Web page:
As a kid, we always had Thanksgiving out at my grandpa’s farm. We made the two-hour drive on Wednesday night so my mom could rise early the next day to start the cooking.
Thanksgiving was about family, eating and three football games. I was a diehard Cowboys fan growing up and I counted down the minutes until Dallas kicked off in the second game of the day. We usually ate around halftime of the first game – no one was ever upset that the feast pulled us away from the Lions and whichever team was in the process of pounding them in the Silverdome.
The third game of the day? The two-on-two football game out in the yard in the late afternoon. I teamed up with my uncle Jerry against his two older brothers – my dad and uncle Mike. We had youth and fresher legs, they had experience and no desire to lose to a little brother or a son, not even if it would boost our self-confidence. I think they had the benefit of the calls, too. We won some, they won some, I remember us winning more, but that might not be right.
Those games remain etched in my memory, played in front of grandpa, cousins and moms. But so do the ones played by the pros earlier in the day, whether it’s Chicago’s famous kickoff return for a touchdown in overtime against the Lions in 1980 or the various times the Vikings dismantled the Cowboys.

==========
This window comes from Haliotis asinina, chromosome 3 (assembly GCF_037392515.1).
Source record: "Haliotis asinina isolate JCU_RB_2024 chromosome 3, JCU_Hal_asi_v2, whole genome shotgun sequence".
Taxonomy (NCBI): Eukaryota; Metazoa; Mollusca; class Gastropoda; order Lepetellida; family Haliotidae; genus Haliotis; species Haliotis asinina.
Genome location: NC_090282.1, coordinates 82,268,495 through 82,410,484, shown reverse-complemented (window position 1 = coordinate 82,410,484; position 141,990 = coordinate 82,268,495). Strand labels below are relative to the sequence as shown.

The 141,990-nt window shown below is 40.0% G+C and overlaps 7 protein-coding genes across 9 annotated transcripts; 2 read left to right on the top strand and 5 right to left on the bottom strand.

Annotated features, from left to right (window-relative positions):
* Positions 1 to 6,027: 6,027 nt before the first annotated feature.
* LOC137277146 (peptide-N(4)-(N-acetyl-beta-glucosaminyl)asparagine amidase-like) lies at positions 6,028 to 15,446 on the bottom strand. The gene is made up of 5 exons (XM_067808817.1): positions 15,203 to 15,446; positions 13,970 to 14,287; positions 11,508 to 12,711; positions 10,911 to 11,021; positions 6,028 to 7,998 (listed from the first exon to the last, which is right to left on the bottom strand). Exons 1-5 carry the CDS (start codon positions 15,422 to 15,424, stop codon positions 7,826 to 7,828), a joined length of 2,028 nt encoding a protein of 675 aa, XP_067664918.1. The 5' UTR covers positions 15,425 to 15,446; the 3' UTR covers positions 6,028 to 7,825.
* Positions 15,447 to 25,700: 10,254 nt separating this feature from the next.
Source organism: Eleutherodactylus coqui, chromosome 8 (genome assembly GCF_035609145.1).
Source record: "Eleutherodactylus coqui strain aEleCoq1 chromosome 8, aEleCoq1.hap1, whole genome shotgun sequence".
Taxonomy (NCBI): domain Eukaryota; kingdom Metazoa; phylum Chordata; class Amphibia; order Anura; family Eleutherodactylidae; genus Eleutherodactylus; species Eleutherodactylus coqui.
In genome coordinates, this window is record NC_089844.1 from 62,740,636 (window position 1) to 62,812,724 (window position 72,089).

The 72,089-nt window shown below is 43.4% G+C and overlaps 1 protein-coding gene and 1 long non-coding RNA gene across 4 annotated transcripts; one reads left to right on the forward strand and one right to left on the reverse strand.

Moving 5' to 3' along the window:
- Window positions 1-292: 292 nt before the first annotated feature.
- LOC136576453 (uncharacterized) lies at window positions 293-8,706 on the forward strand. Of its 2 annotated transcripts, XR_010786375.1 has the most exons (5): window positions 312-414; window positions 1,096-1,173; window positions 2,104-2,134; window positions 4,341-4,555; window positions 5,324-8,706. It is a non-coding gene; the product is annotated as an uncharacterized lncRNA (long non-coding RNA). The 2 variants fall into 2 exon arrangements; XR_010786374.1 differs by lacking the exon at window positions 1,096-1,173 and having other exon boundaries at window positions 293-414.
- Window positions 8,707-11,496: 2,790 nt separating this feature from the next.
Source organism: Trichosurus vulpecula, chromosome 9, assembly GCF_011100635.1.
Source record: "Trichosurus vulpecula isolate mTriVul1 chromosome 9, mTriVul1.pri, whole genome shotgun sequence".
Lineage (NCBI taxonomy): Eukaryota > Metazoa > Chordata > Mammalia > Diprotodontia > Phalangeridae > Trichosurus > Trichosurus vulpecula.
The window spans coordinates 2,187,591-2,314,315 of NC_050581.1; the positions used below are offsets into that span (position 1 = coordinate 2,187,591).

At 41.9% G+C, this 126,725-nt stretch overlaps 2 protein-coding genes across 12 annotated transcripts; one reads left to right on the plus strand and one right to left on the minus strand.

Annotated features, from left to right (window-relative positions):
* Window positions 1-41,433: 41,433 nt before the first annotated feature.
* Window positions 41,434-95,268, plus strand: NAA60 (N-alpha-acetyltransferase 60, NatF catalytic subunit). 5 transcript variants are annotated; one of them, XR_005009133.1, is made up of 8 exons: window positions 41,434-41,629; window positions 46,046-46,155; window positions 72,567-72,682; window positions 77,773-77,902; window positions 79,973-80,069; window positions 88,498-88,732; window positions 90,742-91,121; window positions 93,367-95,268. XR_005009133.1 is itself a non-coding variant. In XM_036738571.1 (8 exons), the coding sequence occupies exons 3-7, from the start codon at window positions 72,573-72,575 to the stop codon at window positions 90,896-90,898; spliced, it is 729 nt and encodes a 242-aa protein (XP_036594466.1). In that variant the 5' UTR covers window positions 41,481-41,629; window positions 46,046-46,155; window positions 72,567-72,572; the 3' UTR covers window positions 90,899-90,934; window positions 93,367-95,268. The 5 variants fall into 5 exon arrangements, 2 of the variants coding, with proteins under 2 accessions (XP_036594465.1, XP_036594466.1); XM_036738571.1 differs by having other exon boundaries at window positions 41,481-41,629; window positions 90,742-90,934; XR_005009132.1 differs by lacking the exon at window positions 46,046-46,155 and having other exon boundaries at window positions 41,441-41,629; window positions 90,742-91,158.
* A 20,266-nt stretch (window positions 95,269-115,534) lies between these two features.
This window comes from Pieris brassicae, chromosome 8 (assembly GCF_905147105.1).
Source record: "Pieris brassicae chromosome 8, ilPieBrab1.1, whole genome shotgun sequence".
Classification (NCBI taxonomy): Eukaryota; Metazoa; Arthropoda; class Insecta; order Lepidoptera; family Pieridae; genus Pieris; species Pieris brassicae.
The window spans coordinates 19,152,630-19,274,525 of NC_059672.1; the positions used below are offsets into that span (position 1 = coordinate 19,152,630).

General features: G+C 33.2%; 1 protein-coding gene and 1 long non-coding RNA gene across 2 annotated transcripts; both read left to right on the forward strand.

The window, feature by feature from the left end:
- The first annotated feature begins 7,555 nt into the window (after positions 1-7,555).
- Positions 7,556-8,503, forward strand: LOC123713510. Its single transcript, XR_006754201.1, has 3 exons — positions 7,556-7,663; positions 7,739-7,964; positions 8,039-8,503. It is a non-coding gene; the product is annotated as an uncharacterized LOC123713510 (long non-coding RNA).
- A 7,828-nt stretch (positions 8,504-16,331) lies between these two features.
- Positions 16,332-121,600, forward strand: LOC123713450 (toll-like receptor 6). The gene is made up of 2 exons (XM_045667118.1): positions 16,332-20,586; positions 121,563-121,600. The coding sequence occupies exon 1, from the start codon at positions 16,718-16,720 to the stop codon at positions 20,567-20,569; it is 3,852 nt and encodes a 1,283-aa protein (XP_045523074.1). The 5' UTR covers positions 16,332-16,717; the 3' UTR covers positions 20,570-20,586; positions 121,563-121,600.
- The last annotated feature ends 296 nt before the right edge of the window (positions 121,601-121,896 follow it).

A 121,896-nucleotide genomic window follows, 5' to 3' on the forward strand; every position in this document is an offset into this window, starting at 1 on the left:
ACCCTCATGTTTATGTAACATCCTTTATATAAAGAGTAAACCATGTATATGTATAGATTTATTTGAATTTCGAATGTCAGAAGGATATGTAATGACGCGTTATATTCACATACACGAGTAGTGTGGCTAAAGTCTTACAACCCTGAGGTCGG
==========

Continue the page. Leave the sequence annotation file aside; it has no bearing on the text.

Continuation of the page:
Here, then, a look back at some of the more famous moments from those Thanksgiving games – the ones played by the pros.
* It seems like Dallas has hosted a game ever since Tom Landry first donned his hat and grimace and took over the Cowboys. But they actually didn’t play on Thanksgiving in 1975 or 1977. Instead, St. Louis took over as the other host team, in addition to Detroit. St. Louis, the franchise that back then – and, aside from the Super Bowl run a few years ago, still is – was one of the worst in the league. Lions and Cardinals on Thanksgiving; probably made millions sick. The Cardinals didn’t fare well in either game, dropping a 32-14 game to the Bills in ’75 and a 55-14 thrashing against Miami two years later. Bob Griese threw six touchdown passes for the Dolphins in that victory. The NFL finally stepped in and put St. Louis – and America – out of its misery and Dallas has again hosted it every year since 1978.
* Give the Cowboys credit. In 1998, against the high-powered Minnesota Vikings, who set an NFL record for most points in a season, they held rookie sensation Randy Moss to three catches.
The problem, of course, was that all three catches went for scores, each more impressive than the last. Moss burst onto the scene earlier that season with his dominance in the rain against the two-time NFC champion Packers, but it was this Thanksgiving game that proved once and for all there was no one else like him in the league and might not have been anyone like him in NFL history. Three catches for 163 yards and three TDs in a 46-36 victory. The third catch, when he simply hauls in a short pass and then sprints down the sideline, cruising in despite racing past defenders with perfect angles, is the most unbelievable one, although the Cowboys’ lack of coverage on the first TD is sort of unreal as well.
Totally forgotten number from that game: Troy Aikman set a Cowboys record with 455 passing yards. Moss also overshadowed teammate Cris Carter, who had seven catches for 135 yards and a 54-yard touchdown.